Truth is at great risk in our society. Lies are everywhere. Both sides of the political aisle accuse the other of lying. Let us attempt to rise above politics and put truth first. I don’t mean abandon principle, but I do mean search out the truth, and be willing to admit that we are wrong. Admitting we are wrong when we are, is the only road to finding out what is true. We must do this because who wants to believe a lie?   

Sources: Allsides.com, CNN, Fox News, Media Bias Fact Check, MSNBC, and The Independent.

Is It Really Pro-Choice?: A critical review of the pro-choice movement.

  Recently, Texas passed its controversial “heartbeat” law, banning all abortions after a baby’s heartbeat can be detected. As usual, with any law involving abortion, the winning side, conservatives, praised the law, and the losing side, liberals, criticized it. The usual phrases, murder, constitutional right, fetus, child, pro-choice, pro-life, have all been thrown around in the media. As I drove home from college, I turned on NPR, and heard reports of doctors crying because they could not complete the number of abortions demanded at the last minute by mothers. “What will these desperate women do?” a worried NPR anchor said. What she seemed to be saying was, “these women will be forced to raise their unwanted children”. 

 Our society has decided that abortion is the best option for an unwanted pregnancy. According to Planned Parenthood, 4 in 10 women with unplanned pregnancies choose an abortion, and 1 in 4 women have an abortion by the age of forty-five. Abortion is considered normal, rational, and even loving, as suggested by Planned Parenthood’s website. But is it really? Many women regret their abortions and suffer emotionally from their decision for years. There has not been a clearly defined statement released by the government as to when a human becomes a human and is given rights. The legal question remains: up to what point can an abortion be performed? Can a full-term newborn baby be killed if the parents do not want it? Finally, the actual facts about what an abortion is, how much pain a fetus suffers, and what is used in the process of aborting babies, is often not explained to the mother receiving the abortion. In addition, the physical pain, health hazards and emotional fallout for the mother are mostly ignored.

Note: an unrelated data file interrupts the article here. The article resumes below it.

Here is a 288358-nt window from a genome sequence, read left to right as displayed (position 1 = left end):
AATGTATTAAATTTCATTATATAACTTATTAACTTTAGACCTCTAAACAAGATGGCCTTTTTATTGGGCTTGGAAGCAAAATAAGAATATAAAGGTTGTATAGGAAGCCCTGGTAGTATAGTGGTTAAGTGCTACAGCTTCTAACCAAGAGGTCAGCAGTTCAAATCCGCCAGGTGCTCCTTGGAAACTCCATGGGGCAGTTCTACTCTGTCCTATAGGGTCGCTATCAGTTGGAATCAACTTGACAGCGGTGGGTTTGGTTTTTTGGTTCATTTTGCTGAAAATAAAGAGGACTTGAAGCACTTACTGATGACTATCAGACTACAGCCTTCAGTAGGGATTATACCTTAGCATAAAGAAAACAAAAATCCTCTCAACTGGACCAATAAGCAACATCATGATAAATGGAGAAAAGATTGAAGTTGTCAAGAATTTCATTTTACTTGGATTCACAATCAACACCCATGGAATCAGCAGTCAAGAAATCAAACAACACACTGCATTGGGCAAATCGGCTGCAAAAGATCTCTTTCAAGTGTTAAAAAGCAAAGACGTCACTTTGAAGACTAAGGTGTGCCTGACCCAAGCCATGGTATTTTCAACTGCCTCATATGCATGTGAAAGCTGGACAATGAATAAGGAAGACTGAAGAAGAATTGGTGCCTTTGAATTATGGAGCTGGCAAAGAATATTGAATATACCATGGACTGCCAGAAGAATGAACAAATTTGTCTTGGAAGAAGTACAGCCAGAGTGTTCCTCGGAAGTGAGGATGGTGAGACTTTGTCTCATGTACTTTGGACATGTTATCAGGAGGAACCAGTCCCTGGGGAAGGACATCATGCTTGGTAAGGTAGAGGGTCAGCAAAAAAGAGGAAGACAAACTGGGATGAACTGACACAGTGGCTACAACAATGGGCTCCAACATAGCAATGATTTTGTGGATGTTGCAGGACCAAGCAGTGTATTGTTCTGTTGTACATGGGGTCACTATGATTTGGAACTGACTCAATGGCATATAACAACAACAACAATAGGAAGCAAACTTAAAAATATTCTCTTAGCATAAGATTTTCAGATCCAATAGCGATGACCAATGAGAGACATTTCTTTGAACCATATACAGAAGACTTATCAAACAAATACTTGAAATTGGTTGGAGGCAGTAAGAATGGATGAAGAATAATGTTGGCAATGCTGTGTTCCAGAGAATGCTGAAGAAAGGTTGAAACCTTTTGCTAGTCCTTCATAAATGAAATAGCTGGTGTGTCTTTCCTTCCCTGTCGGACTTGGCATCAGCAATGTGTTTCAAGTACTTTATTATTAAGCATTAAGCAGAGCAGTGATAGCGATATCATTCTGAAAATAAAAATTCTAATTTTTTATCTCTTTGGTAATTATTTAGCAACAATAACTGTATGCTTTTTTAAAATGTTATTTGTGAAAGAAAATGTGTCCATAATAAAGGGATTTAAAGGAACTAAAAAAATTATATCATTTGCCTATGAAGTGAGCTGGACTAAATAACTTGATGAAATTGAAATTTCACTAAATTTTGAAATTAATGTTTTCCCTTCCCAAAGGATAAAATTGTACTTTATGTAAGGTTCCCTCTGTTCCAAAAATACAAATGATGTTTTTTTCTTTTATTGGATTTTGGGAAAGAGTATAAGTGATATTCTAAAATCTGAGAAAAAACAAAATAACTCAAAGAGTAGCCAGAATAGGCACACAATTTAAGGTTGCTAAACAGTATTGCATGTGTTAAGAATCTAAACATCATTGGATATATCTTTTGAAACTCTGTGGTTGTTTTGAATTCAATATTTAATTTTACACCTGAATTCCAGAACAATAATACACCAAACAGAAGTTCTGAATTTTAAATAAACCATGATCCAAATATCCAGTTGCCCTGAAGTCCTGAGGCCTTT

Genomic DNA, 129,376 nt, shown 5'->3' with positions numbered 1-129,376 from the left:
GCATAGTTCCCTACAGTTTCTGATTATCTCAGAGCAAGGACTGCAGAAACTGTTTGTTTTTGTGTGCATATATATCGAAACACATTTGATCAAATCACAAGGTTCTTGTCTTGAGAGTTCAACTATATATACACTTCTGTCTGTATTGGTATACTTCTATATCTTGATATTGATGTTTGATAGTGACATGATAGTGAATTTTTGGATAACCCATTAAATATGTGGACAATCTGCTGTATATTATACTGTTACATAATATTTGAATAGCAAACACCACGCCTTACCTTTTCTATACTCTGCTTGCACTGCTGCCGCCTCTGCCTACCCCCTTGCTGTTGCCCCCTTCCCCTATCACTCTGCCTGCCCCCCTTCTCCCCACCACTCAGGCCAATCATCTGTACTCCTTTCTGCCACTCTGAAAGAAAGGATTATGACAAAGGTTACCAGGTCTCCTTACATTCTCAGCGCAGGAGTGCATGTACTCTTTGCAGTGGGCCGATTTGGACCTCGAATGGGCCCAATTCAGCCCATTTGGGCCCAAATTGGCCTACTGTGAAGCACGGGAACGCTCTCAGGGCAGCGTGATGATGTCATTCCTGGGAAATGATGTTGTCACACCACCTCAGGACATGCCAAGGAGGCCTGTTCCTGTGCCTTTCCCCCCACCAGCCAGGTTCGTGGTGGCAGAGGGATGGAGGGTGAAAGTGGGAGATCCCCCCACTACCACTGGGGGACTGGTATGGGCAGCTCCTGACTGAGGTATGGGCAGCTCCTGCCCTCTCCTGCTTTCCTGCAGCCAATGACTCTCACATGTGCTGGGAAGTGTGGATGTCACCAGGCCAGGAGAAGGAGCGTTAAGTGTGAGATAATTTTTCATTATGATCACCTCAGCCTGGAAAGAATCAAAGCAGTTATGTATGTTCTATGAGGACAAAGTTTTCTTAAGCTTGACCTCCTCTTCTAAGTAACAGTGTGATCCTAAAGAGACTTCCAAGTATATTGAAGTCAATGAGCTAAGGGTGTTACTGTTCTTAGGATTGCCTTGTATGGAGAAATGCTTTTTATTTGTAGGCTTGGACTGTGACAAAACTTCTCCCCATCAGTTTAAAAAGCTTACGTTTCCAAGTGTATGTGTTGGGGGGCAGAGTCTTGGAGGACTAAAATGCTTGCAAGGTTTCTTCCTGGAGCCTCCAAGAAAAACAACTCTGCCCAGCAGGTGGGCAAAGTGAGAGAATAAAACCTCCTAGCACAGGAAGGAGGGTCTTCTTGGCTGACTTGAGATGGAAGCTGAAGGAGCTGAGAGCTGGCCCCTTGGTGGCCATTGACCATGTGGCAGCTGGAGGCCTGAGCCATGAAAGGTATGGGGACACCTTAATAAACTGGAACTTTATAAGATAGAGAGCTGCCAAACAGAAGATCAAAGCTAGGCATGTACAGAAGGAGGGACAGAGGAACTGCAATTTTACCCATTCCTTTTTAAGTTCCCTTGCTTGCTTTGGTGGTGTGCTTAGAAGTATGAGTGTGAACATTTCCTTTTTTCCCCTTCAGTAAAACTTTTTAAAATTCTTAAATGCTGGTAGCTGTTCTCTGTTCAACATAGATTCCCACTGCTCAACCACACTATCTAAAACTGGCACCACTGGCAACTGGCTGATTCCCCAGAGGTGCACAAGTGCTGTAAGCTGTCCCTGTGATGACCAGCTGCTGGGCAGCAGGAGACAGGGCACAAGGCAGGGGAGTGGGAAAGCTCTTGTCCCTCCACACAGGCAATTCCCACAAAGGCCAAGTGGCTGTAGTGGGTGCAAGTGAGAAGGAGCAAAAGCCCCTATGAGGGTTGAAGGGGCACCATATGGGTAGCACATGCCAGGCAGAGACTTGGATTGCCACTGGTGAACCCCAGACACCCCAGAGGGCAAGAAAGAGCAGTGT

Despite these facts, our government continues to put abortion first and foremost in its funding. According to the Charlotte Lozier Institute, Planned Parenthood receives 543.7 million dollars through a combination of title X, Medicaid, and multiple other government programs. By contrast, the government’s main way of funding adoption, which many argue is a better option to abortion, is through tax credits.  Parents who adopt a child receive a onetime $10,000 tax credit, but the government gives very minimal, if anything at all, to the adoption agencies themselves. In a nation where 47% of the population identifies as pro-life, according to Gallup polling, the government continues to direct most funding solely towards abortion. If the government is going to spend millions of dollars on unwanted pregnancies, maybe they could distribute it a little more evenly between the options of abortion and adoption. A private adoption costs around, $20,000- $45,000, while an abortion costs between up to $1,500. 

     Many women struggle to find alternatives to abortion. The very name pro-choice would suggest offering more than one choice.  But how can a woman make the right decision if she is faced with the option of only aborting or raising her child alone? If we are going to become the pro-choice, open society, we are encouraged to be, we must first, be honest and open about what abortion really is, and second, we must give women alternatives to abortion, so that they have all the information and options to make an informed and ethical decision.